How Microsoft scales sustainability both in-house and in-town

When an organization looks at global sustainability, it's impossible to ignore cities. Even companies taking a hard look at themselves need to realize that the company probably lives in a city. That's why Microsoft's chief environmental and cities strategist, Rob Bernard, wears two green hats: one focused on the company, the other on cities.

During VERGE 2014 in San Francisco, Bernard sat down with GreenBiz's CEO Eric Faurot to talk about what Microsoft has been doing in both spaces. Bernard was excited to talk about where Microsoft was in its sustainability efforts, but didn't give any illusions about its challenges.

"We felt really good about the progress we were starting to make, and I'd say we're still in our early stages," he said. "The reality is, we have to offset with [renewable energy credits], which means we don't have clean fuel sources in most places in the world. It just doesn't exist at scale."

However, he did tout the progress his team has made in changing the culture at Microsoft so that every employee has a stake in the sustainability game. First, Bernard said that creating partnerships with other departments was critical.

"I look at the role of the sustainability officer is not to do the work, it's to get others to do the work who are more qualified," he said. "I am not a data center expert. It's much better to have a team of six people thinking about energy in our data center."

Later, Bernard talked about how every department has a carbon budget, in addition to their financial budgets. Giving an example, Bernard said that he had to take the carbon cost of his flight to San Francisco from the itinerary and account for it in the department's budget. That type of carbon accounting, he said, is everywhere at Microsoft.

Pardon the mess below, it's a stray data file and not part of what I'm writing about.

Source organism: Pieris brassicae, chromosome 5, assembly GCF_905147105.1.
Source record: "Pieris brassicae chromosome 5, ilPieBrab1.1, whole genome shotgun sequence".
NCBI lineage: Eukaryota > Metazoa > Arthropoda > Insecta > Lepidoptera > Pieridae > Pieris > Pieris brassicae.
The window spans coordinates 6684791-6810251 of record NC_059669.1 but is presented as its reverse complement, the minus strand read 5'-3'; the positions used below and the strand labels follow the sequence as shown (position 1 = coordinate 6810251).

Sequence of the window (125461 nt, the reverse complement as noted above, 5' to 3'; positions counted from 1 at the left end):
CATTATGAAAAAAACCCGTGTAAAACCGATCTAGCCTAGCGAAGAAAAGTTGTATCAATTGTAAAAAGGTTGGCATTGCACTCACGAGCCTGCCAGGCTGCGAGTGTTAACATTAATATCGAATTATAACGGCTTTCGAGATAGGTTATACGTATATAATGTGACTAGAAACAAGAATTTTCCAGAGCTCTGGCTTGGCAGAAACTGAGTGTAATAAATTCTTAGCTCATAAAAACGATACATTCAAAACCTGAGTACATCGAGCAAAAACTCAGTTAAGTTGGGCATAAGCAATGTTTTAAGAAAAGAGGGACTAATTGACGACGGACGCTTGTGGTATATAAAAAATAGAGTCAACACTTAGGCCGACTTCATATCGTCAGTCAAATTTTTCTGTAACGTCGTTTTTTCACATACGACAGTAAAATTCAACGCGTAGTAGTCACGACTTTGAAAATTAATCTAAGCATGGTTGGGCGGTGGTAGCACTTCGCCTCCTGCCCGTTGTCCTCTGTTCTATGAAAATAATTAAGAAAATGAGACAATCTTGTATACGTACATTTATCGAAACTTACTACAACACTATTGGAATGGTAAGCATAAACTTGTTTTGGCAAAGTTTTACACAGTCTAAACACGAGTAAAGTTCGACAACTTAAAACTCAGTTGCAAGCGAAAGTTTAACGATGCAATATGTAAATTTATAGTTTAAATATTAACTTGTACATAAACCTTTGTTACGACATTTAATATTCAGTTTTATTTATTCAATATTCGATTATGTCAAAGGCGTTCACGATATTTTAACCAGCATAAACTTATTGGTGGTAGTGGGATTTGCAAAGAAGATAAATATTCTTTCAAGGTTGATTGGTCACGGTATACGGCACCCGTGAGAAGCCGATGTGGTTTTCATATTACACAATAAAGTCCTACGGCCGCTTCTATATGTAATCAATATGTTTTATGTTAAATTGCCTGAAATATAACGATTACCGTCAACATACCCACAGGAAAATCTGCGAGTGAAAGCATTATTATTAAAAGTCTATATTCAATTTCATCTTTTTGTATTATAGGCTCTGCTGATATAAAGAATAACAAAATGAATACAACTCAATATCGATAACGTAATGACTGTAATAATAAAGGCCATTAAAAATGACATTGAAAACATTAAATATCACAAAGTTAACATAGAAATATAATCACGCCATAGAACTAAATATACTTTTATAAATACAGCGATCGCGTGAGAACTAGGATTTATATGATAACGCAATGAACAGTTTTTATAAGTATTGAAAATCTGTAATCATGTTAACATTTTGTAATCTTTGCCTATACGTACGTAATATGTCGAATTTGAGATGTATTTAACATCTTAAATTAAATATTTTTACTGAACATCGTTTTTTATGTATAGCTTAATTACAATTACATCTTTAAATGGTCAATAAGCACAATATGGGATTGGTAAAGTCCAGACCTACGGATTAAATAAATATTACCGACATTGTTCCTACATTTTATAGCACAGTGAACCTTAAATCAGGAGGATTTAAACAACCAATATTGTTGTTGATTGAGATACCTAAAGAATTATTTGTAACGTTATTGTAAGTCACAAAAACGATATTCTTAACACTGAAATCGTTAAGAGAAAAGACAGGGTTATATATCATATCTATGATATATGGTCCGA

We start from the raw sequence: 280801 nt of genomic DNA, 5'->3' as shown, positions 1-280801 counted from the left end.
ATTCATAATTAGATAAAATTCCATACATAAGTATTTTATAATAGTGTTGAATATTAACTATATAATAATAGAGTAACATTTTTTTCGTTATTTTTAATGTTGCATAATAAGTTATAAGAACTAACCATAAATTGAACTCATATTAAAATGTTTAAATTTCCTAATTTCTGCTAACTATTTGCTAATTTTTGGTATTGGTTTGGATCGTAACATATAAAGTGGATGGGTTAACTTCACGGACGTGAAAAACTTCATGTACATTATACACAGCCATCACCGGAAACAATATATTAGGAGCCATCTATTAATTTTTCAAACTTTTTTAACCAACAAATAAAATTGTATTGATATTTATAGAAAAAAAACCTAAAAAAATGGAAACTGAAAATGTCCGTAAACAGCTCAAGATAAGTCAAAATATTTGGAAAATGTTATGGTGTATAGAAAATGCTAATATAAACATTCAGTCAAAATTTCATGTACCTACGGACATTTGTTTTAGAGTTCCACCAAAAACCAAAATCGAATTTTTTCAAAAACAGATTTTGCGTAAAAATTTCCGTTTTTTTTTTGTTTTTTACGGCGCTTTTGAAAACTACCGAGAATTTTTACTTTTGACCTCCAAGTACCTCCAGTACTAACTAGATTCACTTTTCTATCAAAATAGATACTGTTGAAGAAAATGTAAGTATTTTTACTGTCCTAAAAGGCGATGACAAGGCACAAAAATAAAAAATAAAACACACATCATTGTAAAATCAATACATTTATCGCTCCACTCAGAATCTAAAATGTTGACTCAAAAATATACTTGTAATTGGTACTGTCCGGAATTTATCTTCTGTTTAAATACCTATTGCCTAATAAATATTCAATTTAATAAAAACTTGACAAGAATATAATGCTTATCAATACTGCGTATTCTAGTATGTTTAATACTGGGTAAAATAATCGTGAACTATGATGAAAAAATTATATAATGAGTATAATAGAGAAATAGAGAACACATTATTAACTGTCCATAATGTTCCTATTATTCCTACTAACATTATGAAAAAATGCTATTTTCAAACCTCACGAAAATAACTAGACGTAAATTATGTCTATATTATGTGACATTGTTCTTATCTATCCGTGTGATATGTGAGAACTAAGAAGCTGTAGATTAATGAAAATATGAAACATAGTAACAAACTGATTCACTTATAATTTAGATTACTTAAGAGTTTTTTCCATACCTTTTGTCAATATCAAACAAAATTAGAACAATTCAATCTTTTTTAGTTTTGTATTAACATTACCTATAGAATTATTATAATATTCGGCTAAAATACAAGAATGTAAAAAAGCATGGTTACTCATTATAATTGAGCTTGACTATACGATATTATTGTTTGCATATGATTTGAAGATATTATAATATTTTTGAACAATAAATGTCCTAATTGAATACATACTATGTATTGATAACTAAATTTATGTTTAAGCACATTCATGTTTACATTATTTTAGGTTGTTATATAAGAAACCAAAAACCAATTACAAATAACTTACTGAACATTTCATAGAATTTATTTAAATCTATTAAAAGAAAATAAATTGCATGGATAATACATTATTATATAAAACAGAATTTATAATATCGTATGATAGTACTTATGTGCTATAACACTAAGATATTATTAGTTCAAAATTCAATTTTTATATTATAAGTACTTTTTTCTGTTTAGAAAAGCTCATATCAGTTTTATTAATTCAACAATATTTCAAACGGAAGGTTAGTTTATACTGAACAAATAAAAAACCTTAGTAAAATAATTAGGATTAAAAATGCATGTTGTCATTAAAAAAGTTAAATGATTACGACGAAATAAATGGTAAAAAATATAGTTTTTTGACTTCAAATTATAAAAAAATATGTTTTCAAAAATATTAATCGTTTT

"It's really taken off because it's changed consciousness. One consciousness changes, behavior changes, and that's the key," he said. "You can't do all the work yourself as a sustainability officer. You have to get other people to change their consciousness, and then they'll do the work."

But his work doesn't end at the company front door. "When you look at the biggest environmental challenges as a group, the origin is cities," Bernard said. "If we're not really focused on cities, then we will never really [focus] on that first pillar of our sustainability strategy."

Starting with Microsoft's own huge campus, Bernard's team started looking at how cities can be made more efficient, with a mixture of solutions from Microsoft, its competitors and smaller local startups. In one example, he talked about how sensors placed on city buses can track which drivers are efficient, and which are wasteful.

Solutions, he said, could be found from a mixture of hardware and software vendors, from Apple to IBM and others.

"The fears and concerns that we as an industry created a decade or two decades ago, which is you are locked-in, that paradigm is nearly over," he said. "Cities should be really excited. Whether it's Microsoft or one of our competitors, the rate of innovation is astounding."